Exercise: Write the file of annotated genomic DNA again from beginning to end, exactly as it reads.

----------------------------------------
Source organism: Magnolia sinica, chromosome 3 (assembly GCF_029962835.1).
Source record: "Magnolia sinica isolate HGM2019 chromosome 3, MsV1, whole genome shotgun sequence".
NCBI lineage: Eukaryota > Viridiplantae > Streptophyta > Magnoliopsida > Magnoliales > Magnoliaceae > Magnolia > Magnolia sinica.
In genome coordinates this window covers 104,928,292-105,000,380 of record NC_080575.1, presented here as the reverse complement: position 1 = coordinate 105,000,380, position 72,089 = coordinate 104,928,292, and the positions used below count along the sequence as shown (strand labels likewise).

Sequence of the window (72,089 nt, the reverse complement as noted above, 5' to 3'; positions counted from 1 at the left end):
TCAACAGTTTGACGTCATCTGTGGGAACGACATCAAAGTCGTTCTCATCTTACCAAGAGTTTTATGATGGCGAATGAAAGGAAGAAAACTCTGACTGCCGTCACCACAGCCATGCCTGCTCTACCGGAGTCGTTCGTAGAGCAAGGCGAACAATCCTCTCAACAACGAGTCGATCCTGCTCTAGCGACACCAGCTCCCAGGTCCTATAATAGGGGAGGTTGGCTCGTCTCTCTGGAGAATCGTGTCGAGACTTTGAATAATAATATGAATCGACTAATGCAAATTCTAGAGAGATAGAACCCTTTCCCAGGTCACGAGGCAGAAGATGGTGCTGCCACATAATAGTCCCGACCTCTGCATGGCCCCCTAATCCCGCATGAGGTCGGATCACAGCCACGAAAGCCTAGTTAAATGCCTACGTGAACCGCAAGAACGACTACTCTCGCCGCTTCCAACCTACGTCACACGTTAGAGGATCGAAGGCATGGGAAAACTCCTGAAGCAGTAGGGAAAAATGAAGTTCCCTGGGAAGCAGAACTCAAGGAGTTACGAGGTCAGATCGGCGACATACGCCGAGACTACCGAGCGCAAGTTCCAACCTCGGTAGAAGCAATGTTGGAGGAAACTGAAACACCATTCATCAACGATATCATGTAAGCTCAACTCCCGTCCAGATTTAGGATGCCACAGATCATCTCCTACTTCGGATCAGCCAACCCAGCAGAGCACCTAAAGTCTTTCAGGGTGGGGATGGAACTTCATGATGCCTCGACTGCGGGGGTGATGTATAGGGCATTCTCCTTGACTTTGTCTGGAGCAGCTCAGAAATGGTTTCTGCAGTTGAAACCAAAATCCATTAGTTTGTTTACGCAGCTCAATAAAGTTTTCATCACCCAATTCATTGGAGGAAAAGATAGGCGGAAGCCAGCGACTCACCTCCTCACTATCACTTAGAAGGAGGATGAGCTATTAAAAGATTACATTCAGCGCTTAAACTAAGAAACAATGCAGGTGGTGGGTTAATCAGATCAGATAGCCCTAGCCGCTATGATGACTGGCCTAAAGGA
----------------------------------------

Source organism: Magnolia sinica, chromosome 3 (assembly GCF_029962835.1).
Source record: "Magnolia sinica isolate HGM2019 chromosome 3, MsV1, whole genome shotgun sequence".
NCBI lineage: Eukaryota > Viridiplantae > Streptophyta > Magnoliopsida > Magnoliales > Magnoliaceae > Magnolia > Magnolia sinica.
In genome coordinates this window covers 104,928,292-105,000,380 of record NC_080575.1, presented here as the reverse complement: position 1 = coordinate 105,000,380, position 72,089 = coordinate 104,928,292, and the positions used below count along the sequence as shown (strand labels likewise).

Sequence of the window (72,089 nt, the reverse complement as noted above, 5' to 3'; positions counted from 1 at the left end):
TCAACAGTTTGACGTCATCTGTGGGAACGACATCAAAGTCGTTCTCATCTTACCAAGAGTTTTATGATGGCGAATGAAAGGAAGAAAACTCTGACTGCCGTCACCACAGCCATGCCTGCTCTACCGGAGTCGTTCGTAGAGCAAGGCGAACAATCCTCTCAACAACGAGTCGATCCTGCTCTAGCGACACCAGCTCCCAGGTCCTATAATAGGGGAGGTTGGCTCGTCTCTCTGGAGAATCGTGTCGAGACTTTGAATAATAATATGAATCGACTAATGCAAATTCTAGAGAGATAGAACCCTTTCCCAGGTCACGAGGCAGAAGATGGTGCTGCCACATAATAGTCCCGACCTCTGCATGGCCCCCTAATCCCGCATGAGGTCGGATCACAGCCACGAAAGCCTAGTTAAATGCCTACGTGAACCGCAAGAACGACTACTCTCGCCGCTTCCAACCTACGTCACACGTTAGAGGATCGAAGGCATGGGAAAACTCCTGAAGCAGTAGGGAAAAATGAAGTTCCCTGGGAAGCAGAACTCAAGGAGTTACGAGGTCAGATCGGCGACATACGCCGAGACTACCGAGCGCAAGTTCCAACCTCGGTAGAAGCAATGTTGGAGGAAACTGAAACACCATTCATCAACGATATCATGTAAGCTCAACTCCCGTCCAGATTTAGGATGCCACAGATCATCTCCTACTTCGGATCAGCCAACCCAGCAGAGCACCTAAAGTCTTTCAGGGTGGGGATGGAACTTCATGATGCCTCGACTGCGGGGGTGATGTATAGGGCATTCTCCTTGACTTTGTCTGGAGCAGCTCAGAAATGGTTTCTGCAGTTGAAACCAAAATCCATTAGTTTGTTTACGCAGCTCAATAAAGTTTTCATCACCCAATTCATTGGAGGAAAAGATAGGCGGAAGCCAGCGACTCACCTCCTCACTATCACTTAGAAGGAGGATGAGCTATTAAAAGATTACATTCAGCGCTTAAACTAAGAAACAATGCAGGTGGTGGGTTAATCAGATCAGATAGCCCTAGCCGCTATGATGACTGGCCTAAAGGA